Mental Health Treatment
Los Angeles

Understanding Mental Health

Mental health disorders widely affect people throughout the United States. Like addiction, the existence of mental health disorders only began to be recognized as recently as the 20th century. These conditions significantly impair people’s quality of life, damaging their emotional and well as physical health, causing interpersonal difficulties, legal problems, and even financial insecurity. Unfortunately, there are many misconceptions and stigmas surrounding mental health conditions. As a result, too few people seek help, and the number of people suffering from mental illness is likely far higher than statistics indicate.

What Is a Mental Health Disorder?

The World Health Organization defines a mental health disorder as any condition that causes problems with a person’s thoughts, emotions, or interpersonal relationships. This broad definition encompasses a broad range of problems. The DSM-5, the book that psychiatrists use to diagnose people with mental health disorders, lists approximately 297 different conditions. It is possible to be diagnosed with one of these mental health disorders for a period of time, whereas some people suffer from one or more for their whole lives. It is important to understand that there is a lot of variety in terms of how people think and behave. Being “abnormal” does not mean one suffers from a mental illness. The criteria for diagnosing someone with a mental health disorder usually involves a number of ways that a condition has negatively affected their life and impaired their ability to function.

According to the National Alliance on Mental Illness, approximately 1 in every 5 adults in the United States experiences mental illness each year. That makes it far more common than influenza. Unfortunately, the majority of people suffering from mental illness do not get treatment. This is partly a result of a scarcity of care resources available to certain populations. Unfortunately, it is also due to the stigma surrounding mental illness. Many people, even people suffering acutely from mental illness, mistakenly believe that mental illness is something they need to simply get over. While this kind of stoicism may work well for superheroes in the movies, in real life this attitude is more likely to exacerbate problems. Mental illness isn’t an individual problem. It affects more than the person who has it — friends, family, coworkers, and even neighbors are likely to be impacted by someone they know with mental illness. Likewise, treating mental illness is not a solitary pursuit. The first step in getting relief from a mental health condition is seeking help from a treatment program or resource center.

Common Mental Health Disorders

Major Depression

While everyone experiences sadness at times from one degree to another, psychiatrists diagnose people with major depression when their feelings of despair impair their ability to function. Episodes of depression can last for a few weeks to many years and can make it difficult to interact, practice healthy self-care, and fulfill essential tasks. Depression has many possible causes, from genetic factors to traumatizing life events. Seasonal Affective Disorder (SAD) is a form of depression that occurs in winter due to a lack of sunlight, and Postpartum Depression occurs in new mothers due to hormone imbalances. Depression can also be caused by lifestyle choices such as regular substance abuse. While everyone experiences mental illness differently, in the case of depression mental health difficulties can cause a range of symptoms such as:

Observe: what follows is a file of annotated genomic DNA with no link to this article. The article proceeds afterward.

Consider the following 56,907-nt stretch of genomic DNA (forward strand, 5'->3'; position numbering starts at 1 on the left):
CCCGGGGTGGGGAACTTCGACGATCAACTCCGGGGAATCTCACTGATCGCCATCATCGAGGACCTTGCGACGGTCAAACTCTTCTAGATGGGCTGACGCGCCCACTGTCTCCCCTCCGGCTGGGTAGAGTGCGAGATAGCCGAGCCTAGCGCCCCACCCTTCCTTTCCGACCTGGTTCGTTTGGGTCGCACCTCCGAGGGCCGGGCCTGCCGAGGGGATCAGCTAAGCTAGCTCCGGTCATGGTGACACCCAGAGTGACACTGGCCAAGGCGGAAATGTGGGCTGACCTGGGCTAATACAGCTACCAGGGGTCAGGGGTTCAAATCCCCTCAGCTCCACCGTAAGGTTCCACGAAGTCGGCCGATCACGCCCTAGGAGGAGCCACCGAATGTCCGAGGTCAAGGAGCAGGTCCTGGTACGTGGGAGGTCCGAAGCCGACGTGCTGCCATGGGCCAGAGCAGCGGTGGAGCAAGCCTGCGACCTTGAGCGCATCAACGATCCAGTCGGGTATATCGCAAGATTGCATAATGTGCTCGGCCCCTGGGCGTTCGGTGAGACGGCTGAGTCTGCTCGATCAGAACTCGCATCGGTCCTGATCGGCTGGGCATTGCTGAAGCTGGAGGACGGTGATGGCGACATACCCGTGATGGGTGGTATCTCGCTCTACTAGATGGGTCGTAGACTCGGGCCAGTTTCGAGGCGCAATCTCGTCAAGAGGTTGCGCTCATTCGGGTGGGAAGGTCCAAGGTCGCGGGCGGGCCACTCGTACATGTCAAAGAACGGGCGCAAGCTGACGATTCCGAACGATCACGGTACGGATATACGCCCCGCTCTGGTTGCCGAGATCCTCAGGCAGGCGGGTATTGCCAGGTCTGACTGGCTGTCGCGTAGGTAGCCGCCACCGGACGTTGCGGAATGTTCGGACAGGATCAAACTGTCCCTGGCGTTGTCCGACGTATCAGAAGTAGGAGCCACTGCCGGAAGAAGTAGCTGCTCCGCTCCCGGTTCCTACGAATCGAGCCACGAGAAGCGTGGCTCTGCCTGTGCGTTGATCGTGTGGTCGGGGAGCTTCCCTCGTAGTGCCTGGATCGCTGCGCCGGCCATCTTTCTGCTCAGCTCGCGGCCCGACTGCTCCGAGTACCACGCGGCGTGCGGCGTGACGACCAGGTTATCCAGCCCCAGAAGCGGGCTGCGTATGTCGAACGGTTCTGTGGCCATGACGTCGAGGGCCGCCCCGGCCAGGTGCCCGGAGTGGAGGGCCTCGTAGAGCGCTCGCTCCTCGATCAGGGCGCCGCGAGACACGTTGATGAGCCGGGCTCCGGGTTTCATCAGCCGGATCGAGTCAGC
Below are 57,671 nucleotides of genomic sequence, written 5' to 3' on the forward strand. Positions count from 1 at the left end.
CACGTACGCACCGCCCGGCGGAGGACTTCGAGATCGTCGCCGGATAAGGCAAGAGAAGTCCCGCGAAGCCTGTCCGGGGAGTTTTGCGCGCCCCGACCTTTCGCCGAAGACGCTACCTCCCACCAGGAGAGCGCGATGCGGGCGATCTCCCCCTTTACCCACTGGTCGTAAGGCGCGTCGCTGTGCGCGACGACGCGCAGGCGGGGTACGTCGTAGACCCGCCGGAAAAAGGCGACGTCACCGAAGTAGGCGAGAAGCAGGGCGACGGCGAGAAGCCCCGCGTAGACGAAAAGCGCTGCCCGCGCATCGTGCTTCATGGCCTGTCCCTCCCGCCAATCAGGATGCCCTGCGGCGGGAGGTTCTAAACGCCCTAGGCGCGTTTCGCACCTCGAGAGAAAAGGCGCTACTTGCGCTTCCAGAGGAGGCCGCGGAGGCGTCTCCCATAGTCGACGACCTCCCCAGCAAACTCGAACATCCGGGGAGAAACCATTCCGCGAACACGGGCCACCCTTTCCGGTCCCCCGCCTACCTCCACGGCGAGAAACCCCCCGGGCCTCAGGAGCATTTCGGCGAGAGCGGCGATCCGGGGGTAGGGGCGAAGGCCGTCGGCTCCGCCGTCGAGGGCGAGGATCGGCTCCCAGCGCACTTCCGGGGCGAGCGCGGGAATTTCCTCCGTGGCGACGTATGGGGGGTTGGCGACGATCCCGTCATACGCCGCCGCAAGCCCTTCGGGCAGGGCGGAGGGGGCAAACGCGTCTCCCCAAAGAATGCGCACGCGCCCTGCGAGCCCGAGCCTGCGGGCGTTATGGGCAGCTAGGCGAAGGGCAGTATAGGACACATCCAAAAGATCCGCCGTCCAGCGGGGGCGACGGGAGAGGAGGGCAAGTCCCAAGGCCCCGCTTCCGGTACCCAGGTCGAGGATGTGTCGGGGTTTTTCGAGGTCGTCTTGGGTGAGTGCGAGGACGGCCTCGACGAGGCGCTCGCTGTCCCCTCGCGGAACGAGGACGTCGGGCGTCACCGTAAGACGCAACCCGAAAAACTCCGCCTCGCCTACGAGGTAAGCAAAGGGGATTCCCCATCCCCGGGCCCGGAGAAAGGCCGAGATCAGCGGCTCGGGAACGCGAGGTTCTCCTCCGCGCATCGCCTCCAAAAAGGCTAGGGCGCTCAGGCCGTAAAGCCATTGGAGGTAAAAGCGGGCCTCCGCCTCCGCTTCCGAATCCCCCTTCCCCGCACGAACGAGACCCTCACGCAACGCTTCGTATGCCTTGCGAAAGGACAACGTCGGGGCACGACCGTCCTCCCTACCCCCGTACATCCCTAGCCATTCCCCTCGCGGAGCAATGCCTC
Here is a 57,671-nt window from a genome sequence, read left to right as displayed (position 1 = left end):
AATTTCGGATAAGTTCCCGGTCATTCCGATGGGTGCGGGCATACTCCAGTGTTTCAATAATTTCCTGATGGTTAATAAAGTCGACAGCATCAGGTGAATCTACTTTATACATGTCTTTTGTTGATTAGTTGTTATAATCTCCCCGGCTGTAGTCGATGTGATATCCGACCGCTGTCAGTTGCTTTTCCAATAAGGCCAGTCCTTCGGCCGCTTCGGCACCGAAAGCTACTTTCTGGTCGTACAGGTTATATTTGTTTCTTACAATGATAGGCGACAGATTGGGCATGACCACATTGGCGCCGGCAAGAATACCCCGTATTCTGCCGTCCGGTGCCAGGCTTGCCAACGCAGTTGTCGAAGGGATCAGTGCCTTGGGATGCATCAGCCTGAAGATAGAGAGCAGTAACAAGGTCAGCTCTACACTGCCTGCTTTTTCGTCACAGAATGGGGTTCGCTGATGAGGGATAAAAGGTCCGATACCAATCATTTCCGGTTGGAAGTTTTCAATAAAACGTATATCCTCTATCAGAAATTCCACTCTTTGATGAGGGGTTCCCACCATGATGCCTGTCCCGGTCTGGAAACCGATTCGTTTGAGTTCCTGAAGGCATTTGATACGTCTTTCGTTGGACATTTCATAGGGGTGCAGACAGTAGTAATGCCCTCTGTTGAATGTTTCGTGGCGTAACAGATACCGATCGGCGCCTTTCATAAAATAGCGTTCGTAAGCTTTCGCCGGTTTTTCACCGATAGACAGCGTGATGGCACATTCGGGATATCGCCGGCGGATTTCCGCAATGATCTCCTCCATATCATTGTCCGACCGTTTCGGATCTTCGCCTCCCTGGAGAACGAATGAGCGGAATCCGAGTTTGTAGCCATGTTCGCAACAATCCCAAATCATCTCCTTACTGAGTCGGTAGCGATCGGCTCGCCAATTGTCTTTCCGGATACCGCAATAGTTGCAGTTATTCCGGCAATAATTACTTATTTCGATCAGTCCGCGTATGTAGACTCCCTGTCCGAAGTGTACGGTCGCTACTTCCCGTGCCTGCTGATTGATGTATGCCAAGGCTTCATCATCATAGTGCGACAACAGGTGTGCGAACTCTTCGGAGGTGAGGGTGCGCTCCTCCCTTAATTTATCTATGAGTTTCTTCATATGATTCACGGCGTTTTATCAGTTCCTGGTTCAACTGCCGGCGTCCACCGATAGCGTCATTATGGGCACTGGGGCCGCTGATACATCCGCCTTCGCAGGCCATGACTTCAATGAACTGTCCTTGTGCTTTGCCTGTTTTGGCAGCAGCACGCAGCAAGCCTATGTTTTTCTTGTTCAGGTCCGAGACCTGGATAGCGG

Severe sadness and an inability to experience pleasure
Loss of interest in hobbies and passions
A sense of having low value or self-worth
A tendency to isolate from others
Lack of sex drive
Difficulty concentrating
Problems with sleep, from lethargy to insomnia
Agitation and anger problems
Dramatic weight fluctuations
Thoughts of self-harm of suicide

Anxiety Disorders

When feelings of nervousness and anxiety are persistent and impair a person’s thinking, behavior, and ability to function, they might be suffering from an anxiety disorder. There are many types of anxiety disorders. Phobias, for instance, are abnormally severe and irrational fears about a specific object, such as heights or the sight of blood. Another common mental health concern is panic disorder. Individuals suffering from panic disorder experience brief bursts of extreme helpless anxiety, referred to as panic attacks, which can be so severe that they can be mistaken for heart attacks. However, generalized anxiety disorder is the most common type of anxiety disorder, with symptoms that include:
Uncontrollable feelings of worry and apprehension
Heightened irritability
Problems with concentration
Proneness to exhaustion, lethargy
Sleep problems

Social Anxiety Disorder

Social anxiety disorder is another common type of anxiety disorder. A person with social anxiety disorder is more than a mere introvert. Rather, these individuals can be said to suffer from a debilitating phobia of other people and social contact. It is common for people suffering from this condition to go to great lengths to avoid social situations. Many find it is difficult to function normally during social events or even with the knowledge that a social interaction might occur in the near future. Some cases are so extreme that an individual may avoid leaving the house entirely. Many people with this condition recognize that their fears are baseless but are unable to control them. Social anxiety disorder can present serious impediments toward a person’s goals, preventing them from working or having friends. To circumvent these problems, it is common for people with this condition to turn to short-term solutions that provide temporary relief, such as substance abuse.